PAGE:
Tuesday, the Human Rights Campaign (HRC) Foundation, the educational arm of the nation’s largest lesbian, gay, bisexual, transgender and queer (LGBTQ) civil rights organization, joined by the law firms of Linklaters and Branstetter, Stranch, & Jennings PLLC, filed a federal civil rights lawsuit in the District Court for the Middle District of Tennessee challenging a discriminatory law that denies transgender students, faculty, and staff access to the bathroom, locker rooms and other sex-segregated facilities consistent with their gender identity. This is the third lawsuit filed by the Human Rights Campaign Foundation.
This year, Tennessee enacted five anti-transgender laws after its legislative session and one of those laws, the “Business Bathroom Bill,” has already been preliminarily enjoined by a federal court.
“The common thread that ties our legal challenges together is our commitment to protect our community’s most vulnerable—children. The Tennessee law, which denies transgender young people the ability to use to facilities consistent with their gender identity, is not only morally reprehensible but devoid of any sound legal justification and cannot withstand legal scrutiny,” said Alphonso David, Human Rights Campaign President. “Courts have time-and-again ruled against these dangerous and discriminatory laws and we are going to fight in court to strike down this one and protect the civil rights of transgender and non-binary young people. With our representation of two transgender kids today, we are sending a strong message of support for all transgender and non-binary children across the country— you matter, and your legal rights should be respected.”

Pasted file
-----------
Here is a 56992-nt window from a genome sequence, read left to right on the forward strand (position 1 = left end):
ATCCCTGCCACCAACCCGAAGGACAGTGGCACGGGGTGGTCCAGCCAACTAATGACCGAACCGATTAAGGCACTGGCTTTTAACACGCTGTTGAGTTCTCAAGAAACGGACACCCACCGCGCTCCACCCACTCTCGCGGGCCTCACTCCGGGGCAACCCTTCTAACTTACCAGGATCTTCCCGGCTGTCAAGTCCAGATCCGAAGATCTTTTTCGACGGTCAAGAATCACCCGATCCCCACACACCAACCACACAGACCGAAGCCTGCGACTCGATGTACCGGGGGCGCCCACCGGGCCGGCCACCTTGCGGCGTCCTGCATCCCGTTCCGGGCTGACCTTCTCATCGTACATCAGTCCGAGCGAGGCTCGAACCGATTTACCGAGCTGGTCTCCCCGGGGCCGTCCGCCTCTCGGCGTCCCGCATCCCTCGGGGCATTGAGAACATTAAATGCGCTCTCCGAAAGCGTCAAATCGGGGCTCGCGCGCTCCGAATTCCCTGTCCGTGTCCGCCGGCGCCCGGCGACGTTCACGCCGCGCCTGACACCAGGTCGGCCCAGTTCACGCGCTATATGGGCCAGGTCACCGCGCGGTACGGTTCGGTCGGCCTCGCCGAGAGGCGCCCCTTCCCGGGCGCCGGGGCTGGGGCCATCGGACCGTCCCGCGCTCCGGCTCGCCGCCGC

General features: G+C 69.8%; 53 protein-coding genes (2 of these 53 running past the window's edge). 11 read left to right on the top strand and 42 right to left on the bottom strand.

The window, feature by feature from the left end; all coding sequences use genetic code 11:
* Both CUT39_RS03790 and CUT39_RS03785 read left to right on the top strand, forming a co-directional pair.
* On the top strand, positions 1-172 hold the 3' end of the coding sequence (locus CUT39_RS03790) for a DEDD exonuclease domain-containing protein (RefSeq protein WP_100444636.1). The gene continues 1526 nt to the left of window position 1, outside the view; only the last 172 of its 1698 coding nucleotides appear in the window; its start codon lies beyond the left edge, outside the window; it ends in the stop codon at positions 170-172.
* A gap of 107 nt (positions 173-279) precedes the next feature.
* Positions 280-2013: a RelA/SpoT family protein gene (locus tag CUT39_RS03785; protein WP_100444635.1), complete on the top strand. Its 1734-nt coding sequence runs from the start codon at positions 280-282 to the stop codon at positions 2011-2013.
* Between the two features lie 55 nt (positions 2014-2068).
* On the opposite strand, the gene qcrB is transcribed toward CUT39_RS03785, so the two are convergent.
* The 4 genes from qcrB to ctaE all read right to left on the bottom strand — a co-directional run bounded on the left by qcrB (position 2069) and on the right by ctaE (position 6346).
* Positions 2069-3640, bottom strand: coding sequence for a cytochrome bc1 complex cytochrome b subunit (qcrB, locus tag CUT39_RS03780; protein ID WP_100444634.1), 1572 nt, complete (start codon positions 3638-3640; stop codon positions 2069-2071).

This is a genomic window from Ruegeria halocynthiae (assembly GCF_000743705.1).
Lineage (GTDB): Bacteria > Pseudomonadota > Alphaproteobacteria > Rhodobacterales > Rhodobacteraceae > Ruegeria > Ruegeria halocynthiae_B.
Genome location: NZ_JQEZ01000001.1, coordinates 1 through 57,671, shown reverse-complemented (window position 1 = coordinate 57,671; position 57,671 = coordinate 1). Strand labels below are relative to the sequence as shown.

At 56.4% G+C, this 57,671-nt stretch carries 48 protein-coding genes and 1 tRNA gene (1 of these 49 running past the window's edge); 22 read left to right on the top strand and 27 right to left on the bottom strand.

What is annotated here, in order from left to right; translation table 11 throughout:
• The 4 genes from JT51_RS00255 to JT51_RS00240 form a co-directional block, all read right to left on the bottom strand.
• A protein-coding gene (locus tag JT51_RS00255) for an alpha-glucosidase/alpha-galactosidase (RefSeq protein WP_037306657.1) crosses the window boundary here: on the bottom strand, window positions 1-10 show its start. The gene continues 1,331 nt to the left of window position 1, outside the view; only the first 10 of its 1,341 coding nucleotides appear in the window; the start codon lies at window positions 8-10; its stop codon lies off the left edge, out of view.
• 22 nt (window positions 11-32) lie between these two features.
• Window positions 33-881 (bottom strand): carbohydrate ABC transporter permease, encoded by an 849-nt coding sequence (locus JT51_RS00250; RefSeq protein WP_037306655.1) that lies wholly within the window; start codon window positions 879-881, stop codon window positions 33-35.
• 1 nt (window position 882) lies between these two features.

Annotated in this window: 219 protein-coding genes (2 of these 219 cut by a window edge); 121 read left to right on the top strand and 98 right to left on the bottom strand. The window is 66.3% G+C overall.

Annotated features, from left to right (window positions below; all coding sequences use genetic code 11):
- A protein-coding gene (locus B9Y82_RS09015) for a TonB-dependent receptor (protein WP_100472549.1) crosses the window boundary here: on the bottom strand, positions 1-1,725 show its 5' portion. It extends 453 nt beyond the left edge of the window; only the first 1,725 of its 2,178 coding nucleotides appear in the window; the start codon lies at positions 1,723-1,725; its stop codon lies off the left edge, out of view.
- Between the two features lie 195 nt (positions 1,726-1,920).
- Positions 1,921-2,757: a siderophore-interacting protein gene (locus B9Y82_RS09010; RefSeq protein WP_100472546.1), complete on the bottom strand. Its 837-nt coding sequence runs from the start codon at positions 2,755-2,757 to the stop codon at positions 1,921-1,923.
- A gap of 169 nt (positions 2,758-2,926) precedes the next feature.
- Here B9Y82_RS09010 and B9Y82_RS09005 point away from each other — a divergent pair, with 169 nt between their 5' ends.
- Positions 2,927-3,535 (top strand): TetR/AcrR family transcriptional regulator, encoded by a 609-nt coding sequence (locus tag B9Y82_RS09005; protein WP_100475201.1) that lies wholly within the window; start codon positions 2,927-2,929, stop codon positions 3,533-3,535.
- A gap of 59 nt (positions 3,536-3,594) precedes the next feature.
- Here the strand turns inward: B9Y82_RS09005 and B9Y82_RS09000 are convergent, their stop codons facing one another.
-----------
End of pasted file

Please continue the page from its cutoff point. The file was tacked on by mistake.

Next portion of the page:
The case is brought on behalf of 14-year-old Alex* and his parents, Amy A. and Jeff S., as well as 6-year-old Ariel* and her parents, Julie and Ross B. Alex is excited to start high school this fall where he will be an honor student. His family relocated to Tennessee in 2018 to build their ‘forever home’ in an incredibly supportive and tight-knit neighborhood and Alex takes pride in being involved in his community and has created strong friendships among his peers at school. He came out as transgender before the 7th grade, however, in 7th grade he was not allowed to use the boys’ restroom. Instead, Alex was forced to either use the school nurse’s private bathroom or the restroom that corresponded to his gender assigned at birth—not due to statewide legislation, but instead due to the school policy. Both options were alienating and isolating for Alex who instead stopped drinking liquids at school to avoid having to use the facilities.